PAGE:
The Kite Runner adapted by Matthew Spangler
What is it?
Matthew Spangler's stage adaptation of the original book by Khaled Hosseini tells a haunting story of a childhood in Afghanistan. Relevant as ever, not least because as The Guardian’s foreign correspondent Jonathan Steele notes, “The wheel of violence, that started to overwhelm Afghan’s lives as The Kite Runner’s story began, is turning still”.
What is it about?
The story begins in USSR controlled Afghanistan back in 1975. Amir (David Ahmad) and Hassan (Andrei Costin) are best friends. They live together, play together, run around the bazaar and fly kites. The only things that separate them are class and ethnicity. Amir is middle-class and Pashtun, part of the dominant Sunni ethnic group in Afghanistan. Hassan is part of the persecuted, Shia, Hazara minority and is working class. A painful encounter with the sociopath Assef (Bhavin Bhatt), and then the turn of history, change the boys lives forever.
How did it make me feel?
The audience enters the theatre to the sound of the Tabla (Hanif Khan) a percussion instrument commonly used in traditional Afghan, Indian and Pakistani music. This introduces us to the world we are about to enter, and alerts us that a story is about to be told. Narration by a reminiscing adult Amir (David Ahmad) allows the audience to take stock at the beginning of the performance, but also at various moments throughout the play. By the end we are up to date with the story.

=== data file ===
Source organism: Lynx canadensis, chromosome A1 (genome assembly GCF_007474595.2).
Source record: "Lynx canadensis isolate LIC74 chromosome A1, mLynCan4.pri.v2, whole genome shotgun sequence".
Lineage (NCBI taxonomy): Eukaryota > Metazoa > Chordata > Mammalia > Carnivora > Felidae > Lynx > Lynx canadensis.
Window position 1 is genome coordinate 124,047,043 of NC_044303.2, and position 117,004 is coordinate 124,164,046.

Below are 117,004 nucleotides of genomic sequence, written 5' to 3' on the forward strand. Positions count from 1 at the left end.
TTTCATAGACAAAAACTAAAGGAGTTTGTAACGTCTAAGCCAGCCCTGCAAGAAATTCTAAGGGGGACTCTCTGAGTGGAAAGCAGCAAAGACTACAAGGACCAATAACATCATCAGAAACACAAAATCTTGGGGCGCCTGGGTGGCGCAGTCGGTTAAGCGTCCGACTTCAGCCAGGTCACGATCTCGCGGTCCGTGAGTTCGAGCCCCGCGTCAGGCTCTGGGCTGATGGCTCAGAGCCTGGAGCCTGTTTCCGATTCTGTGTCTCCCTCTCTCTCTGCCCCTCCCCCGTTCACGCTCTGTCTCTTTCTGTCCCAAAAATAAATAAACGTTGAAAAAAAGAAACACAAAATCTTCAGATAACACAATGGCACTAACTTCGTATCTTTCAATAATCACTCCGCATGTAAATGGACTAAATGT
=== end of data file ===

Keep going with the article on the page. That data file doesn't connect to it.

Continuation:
Next we are introduced to the children. The accents that are taken on by the child versions of Amir (David Ahmad) and Hassan (Andrei Costin), and later by other members of the cast, are off-putting. At points, this can take away from what is otherwise a well-performed, emotive and heart-breaking story. Instead, it would have been nice to hear some more Pashto and Dari and include subtitles instead. That being said, both actors execute the difficult task of embodying children phenomenally well, and Ahmad transitions seamlessly between the adult Amir and his childhood self.
The design (Barney George) allows for an energetic performance with the powerful twelve strong cast running across the stage, and powerfully making full use of it. The use of white covering in the alleyway scene is also an incredibly clever mechanism of alerting the audience to the violent abuse, without being unnecessarily graphic. The sound design (Drew Baumohl) colours the performance beautifully throughout, the creation of effects such as wind particularly stand out.
Overall the second half is slightly stronger, with some particularly powerful performances. Rahim Khan (Omar Faisal) is wise and almost god-like. The relationship between Amir and Sohrab (Andrei Costin) and Soraya (Lisa Zahra) is emotive. The green lighting (Charles Balfour) also makes for a stunning visual experience. The imposing presence of members of The Taliban add to the drama in the encounter with the adult Assef.
The ensemble, however, really make the latter half of the play stand out as it takes on a poetic feel.
A visually stunning and well-directed (Giles Croft) response to a challenging adaptation of a much-loved book. Cleverly written composition (Matthew Spangler), in close liaison with Khaled Hosseini himself. It would however just have been more relatable with more Dari and Pashto.
The Kite Runner is playing at Richmond Theatre until the 14th March and touring the UK.
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